Just before I turned 18, I was sent home to my community here. When I came home, I experienced culture shock like you cannot imagine because I had adapted to living in white homes my whole life. All of a sudden getting parachuted into the middle of my community, it was like a warzone. Because I saw a lot of things that I had never seen before in my life. Like a lot of drinking, a lot of drug abuse, family violence, domestic violence. The housing conditions were deplorable. And that’s what I came home to. For me, coming home, even though it should have been a place of excitement and enthusiasm because I was coming home, it wasn’t. I was very scared throughout the whole process. When I did come home, I used to get teased by some of the members of my nation. I used to get called an “apple”. You know, red on the outside and white on the inside. I didn’t feel like I was welcome, and I didn’t know where I belonged. The lack of stability – it all flourished and started to drink quite heavily. I drank heavily as a coping mechanism. Part of that was for acceptance as well – to be accepted by my own people. Because that’s what I saw. So, that’s what I did. It led me down a life of 15 to 20 years of heavy drinking, day in, day out.
What led me to sobriety and a journey of wellness in my life was - in 1994, I had moved out to Vancouver and I was on the streets of East Hastings. I moved out there with the woman I was with at that time and the mother of my two oldest daughters. What had happened was because of my heavy drinking, my two oldest daughters got apprehended by B.C. Children’s services. And they got put into a white foster home. They were in care and I was getting access and visiting them. But the length of time that they were in care was getting long. Just before they were in care for 18 months, the child welfare worker came and told me that if I didn’t do something about my drinking, I was going to lose my kids and they were going to become permanent wards of the province of B.C. It was at that point where I really decided that I needed to do something about my life because I didn’t want my kids to go through what I had experienced. So, I sobered up and went to a treatment centre in B.C. And I’ve been walking that wellness road ever since that time.
As I sobered up and as I started to come home to my community, and I was going to see the Elders and I was getting back into our ceremonies, I talked to my mother. We started to talk about what had happened and I started to talk about that resentment and that hurt and that anger that I had toward her. My mother shared with me about the atrocities and the trauma that she had to face going to residential school. When I began to listen to her stories, it helped me to be able to understand that she had her own problems and issues that she was dealing with as a result of residential school. And it helped be to be able to deal with my anger and my frustration. At the end of the day, my mother and I, we developed a very good mother and son relationship up until the time she passed away.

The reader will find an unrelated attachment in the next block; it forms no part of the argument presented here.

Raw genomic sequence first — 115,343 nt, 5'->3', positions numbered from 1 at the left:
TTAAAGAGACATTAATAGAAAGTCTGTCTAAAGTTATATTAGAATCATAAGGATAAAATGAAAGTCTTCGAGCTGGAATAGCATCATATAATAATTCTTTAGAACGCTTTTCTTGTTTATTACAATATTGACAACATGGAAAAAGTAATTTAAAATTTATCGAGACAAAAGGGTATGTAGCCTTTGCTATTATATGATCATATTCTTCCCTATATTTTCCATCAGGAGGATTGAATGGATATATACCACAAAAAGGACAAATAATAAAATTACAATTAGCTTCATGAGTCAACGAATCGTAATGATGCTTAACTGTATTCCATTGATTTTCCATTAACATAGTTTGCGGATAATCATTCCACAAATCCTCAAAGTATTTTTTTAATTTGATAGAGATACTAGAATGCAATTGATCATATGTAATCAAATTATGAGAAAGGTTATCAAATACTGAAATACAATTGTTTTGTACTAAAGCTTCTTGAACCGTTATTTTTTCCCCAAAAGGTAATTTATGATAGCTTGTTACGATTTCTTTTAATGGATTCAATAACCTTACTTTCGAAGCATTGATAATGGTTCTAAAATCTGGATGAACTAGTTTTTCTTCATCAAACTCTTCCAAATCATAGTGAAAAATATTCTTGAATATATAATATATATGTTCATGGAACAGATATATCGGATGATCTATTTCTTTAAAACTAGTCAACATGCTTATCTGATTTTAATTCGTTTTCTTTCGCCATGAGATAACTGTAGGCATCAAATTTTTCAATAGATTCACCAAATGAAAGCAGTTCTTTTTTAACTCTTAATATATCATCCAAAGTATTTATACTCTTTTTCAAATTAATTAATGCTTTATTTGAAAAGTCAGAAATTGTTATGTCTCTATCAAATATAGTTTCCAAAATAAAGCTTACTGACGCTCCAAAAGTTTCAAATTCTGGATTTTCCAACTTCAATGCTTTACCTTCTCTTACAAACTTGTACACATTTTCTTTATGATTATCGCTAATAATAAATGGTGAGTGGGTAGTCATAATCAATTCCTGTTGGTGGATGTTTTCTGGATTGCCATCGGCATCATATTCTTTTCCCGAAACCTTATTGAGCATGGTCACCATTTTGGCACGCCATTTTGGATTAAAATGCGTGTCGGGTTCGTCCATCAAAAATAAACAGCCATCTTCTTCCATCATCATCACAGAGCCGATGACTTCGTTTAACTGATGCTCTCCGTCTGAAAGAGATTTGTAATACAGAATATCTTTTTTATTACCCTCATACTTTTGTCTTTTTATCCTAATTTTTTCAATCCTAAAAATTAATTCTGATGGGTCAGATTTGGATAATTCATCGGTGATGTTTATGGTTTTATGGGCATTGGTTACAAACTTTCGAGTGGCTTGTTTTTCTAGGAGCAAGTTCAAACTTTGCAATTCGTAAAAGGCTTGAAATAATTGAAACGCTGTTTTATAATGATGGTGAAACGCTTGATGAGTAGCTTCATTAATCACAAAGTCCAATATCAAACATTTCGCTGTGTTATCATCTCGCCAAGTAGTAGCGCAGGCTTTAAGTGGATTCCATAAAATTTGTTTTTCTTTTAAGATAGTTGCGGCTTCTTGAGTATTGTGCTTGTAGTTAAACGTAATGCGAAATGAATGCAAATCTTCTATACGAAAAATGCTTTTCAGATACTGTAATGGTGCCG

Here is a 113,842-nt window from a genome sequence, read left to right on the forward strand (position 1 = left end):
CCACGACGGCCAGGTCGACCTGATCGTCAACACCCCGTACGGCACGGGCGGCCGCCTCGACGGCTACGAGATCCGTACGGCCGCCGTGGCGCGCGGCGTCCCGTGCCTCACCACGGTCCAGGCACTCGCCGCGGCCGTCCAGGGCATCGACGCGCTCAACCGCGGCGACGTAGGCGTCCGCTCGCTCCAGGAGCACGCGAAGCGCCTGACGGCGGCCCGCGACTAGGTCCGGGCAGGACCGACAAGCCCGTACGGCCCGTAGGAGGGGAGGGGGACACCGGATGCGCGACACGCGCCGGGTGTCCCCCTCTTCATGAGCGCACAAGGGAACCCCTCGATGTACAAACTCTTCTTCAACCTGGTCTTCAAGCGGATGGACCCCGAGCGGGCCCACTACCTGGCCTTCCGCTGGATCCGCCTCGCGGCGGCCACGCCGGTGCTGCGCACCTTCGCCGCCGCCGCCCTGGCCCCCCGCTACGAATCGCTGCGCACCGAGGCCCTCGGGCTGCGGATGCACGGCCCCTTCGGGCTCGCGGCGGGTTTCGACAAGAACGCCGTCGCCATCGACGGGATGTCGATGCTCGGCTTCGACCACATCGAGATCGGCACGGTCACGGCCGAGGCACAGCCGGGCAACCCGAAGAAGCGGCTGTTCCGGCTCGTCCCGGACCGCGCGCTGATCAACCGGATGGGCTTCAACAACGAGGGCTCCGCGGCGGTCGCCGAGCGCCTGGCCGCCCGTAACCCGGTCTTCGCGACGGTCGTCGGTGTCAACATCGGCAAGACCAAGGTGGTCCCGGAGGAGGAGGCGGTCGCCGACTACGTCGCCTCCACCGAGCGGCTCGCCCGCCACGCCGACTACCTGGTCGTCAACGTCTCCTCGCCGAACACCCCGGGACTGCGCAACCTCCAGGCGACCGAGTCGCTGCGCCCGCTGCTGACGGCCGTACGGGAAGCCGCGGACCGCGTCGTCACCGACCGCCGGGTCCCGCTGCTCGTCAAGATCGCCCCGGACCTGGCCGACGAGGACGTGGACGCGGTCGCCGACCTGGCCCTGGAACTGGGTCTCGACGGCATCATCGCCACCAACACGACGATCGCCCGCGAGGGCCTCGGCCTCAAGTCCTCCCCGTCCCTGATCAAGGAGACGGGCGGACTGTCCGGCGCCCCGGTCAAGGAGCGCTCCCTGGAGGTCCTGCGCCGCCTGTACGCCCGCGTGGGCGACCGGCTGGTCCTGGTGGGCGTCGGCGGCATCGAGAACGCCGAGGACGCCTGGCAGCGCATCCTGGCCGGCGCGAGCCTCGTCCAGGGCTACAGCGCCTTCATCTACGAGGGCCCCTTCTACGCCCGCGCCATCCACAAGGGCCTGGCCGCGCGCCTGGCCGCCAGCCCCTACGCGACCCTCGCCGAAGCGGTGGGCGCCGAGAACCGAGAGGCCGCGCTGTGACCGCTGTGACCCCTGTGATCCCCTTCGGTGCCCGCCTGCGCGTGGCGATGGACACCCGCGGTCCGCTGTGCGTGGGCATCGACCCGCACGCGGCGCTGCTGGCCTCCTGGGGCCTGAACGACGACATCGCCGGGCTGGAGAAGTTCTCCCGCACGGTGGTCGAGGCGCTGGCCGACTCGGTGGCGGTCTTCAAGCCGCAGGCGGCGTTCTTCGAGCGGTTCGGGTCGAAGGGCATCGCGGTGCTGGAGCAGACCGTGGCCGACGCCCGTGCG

I am so lucky that I am sitting here today leading the charge for reconciliation for the Indigenous people in Alberta and Canada with respect to the Sixties Scoop because there are numerous times where I could have actually gone to the spirit world through suicide attempts and alcoholism and drug abuse. But I survived.
I know my kids have come into the Council Chambers and they’ve looked at the portraits on the walls. When they came across my picture… for my kids, for my daughters, when they saw it, it was a very proud moment for them. To know that their dad who had suffered the atrocities of the Sixties Scoop is part of the leadership. And I’m very proud of who I am today. I am very proud of where I come from. I’m very proud to be Indigenous. But at the same time, there are a lot of Sixties Scoop survivors that are about my age that haven’t found their way home yet. Some of us have not come as far as others. And I know today that there are a lot of Sixties Scoop survivors that are in jails, in custody. There are a lot of our survivors in the urban city that are still suffering with addictions. They’re looking for something; they’re looking for a place that they can call home.
I firmly believe that mountains can be moved. We can move mountains because we’ve been able to work with the Government of Alberta to for the issuance of an official apology that happened on May 28, 2018 from the Alberta Government to all Sixties Scoop survivors in the province of Alberta. That was a very historic day, not only for the Indigenous people, but for all Albertans. That day marked truth and reconciliation for our people in the province of Alberta. I was so happy to be a part of that. A lot of work that we’ve been doing since the apology is post-apology activities; creating public awareness, bringing our survivors together, creating a safe environment for them to start sharing their stories.
Today is a day of celebration. Today is a day of homecoming for me because today I can honestly say as an Indigenous man in Canada, I can say that today I do have a home. And even though I’ve lived off reserve for quite a few years of my life, when someone asks me, “Where are you from? Where is your home?” I always tell them that my home is the Piikani First Nation. That’s where I come from.